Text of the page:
This performance was much more likeable. The sound was the same but the message was faster and there was more to the chords after he paused in his chanting. The first part of the story with this instrument was another story about rivalry and the second, he retold Shakepeare’s Macbeth. As this was something I have read and understand, it actually made that part extremely enjoyable and I understood much more how the music told the story without even understanding all of the words. Isn’t that how opera works too? I swear I remember learning that from Pretty Woman.

So ended the performance and it was time for lunch. We were served traditional obento boxes, a cookie called a raisin-wich which would knock your socks off and water or tea. The obento box had two layers, one with about 15 to 20 different bite-sized pieces of food, of which I only recognized three! A snap pea, a piece of carrot and one shrimp. Oh, and I recognized some egg too. The rest, well… I tried it all and still couldn’t tell you what it was I ate. Some pieces I ate the whole thing and others I only had that first initial bite before calling it quits. The saving grace was that the bottom part of the obento was filled with rice, of which I ate every morsel, coming this close to licking the box. Eating is always an experience here. You just never know what you may get.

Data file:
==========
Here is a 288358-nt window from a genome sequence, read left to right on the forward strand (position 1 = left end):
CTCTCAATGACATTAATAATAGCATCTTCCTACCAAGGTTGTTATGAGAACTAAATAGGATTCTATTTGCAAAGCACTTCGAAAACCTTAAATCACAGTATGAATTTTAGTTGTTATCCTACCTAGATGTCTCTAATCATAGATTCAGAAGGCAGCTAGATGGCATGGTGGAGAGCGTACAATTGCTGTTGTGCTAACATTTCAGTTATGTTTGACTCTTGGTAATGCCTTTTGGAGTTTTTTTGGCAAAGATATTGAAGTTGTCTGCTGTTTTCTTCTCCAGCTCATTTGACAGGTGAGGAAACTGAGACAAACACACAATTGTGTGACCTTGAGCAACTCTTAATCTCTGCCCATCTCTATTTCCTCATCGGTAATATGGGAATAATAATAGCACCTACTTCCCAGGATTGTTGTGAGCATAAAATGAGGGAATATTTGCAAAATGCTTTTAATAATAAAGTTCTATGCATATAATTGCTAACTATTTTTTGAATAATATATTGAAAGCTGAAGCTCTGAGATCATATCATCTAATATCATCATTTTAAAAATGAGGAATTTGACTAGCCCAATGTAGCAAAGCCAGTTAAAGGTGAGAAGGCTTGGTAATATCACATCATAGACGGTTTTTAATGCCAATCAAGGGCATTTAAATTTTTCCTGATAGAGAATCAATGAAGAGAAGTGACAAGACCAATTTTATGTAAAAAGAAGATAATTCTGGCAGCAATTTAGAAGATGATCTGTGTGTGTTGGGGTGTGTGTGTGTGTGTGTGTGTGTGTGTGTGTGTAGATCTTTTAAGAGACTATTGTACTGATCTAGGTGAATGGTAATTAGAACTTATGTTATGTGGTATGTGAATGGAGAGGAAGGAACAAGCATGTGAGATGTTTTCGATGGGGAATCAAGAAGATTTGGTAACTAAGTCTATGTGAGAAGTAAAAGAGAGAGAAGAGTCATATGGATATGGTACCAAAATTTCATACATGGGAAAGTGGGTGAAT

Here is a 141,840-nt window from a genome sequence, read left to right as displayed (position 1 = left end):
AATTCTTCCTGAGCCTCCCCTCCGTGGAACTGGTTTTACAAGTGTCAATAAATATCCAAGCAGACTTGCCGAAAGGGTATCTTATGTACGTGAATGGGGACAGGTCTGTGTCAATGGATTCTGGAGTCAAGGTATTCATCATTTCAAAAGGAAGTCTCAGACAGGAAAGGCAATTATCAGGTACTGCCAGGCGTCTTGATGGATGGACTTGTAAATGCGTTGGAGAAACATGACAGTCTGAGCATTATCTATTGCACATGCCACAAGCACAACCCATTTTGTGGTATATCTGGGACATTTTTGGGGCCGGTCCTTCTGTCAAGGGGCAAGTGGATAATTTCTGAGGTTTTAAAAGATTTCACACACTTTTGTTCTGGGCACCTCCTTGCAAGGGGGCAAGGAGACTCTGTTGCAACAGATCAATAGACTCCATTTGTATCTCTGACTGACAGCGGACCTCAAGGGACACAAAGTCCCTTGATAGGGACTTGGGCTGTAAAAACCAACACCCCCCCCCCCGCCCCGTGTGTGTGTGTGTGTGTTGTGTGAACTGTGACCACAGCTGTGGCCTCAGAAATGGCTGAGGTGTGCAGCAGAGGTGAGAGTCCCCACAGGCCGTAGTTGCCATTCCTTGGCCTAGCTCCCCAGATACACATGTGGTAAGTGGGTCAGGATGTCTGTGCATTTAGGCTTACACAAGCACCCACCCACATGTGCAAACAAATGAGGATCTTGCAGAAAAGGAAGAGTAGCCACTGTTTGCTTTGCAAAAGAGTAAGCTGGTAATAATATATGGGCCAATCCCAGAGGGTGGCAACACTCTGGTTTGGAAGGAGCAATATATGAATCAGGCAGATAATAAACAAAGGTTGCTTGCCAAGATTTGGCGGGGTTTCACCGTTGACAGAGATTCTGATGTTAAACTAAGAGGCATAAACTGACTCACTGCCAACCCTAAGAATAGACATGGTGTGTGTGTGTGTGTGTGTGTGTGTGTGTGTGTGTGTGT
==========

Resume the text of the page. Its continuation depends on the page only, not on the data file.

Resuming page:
Lunch ended, a fundraising auction was held, and we used the Japanese facilities and then made our way back to the train. Every single one of us looking forward very much to next month’s event.

Coming Off My Cold Med High

I have so much to tell you, dear internet! Unfortunately, I came down with a nasty cold/flu bug on Thursday (thanks to my friend's adorable babies - which I may or may not still have the fever for after they sneezed their mucous-filled noses on me multiple times on Tuesday) and spent the past two days moaning and groaning from my bed while Kimono Hubby took extra special care of me. He even made my favorite cup o' soup... with extra noodles! I then proceeded to disperse of said soup but it was the thought that counts. I'm a horrible patient. (That drinking plenty of fluids crap... grrr.)

After two days I feel alive again and can even sit up straight and play on the internet. Of course, the cold meds still have a fierce grip on my brain so writing anything worthwhile is out of the question.

Coming soon... Biwa performance! By a 93-year-old partially deaf, constantly grinning, amazing and talented Japanese man! Pictures to be included.

Wednesday, September 20

Ikebana Arrangement #4

Moribana Upright - Arrangement #4

Life's A Beach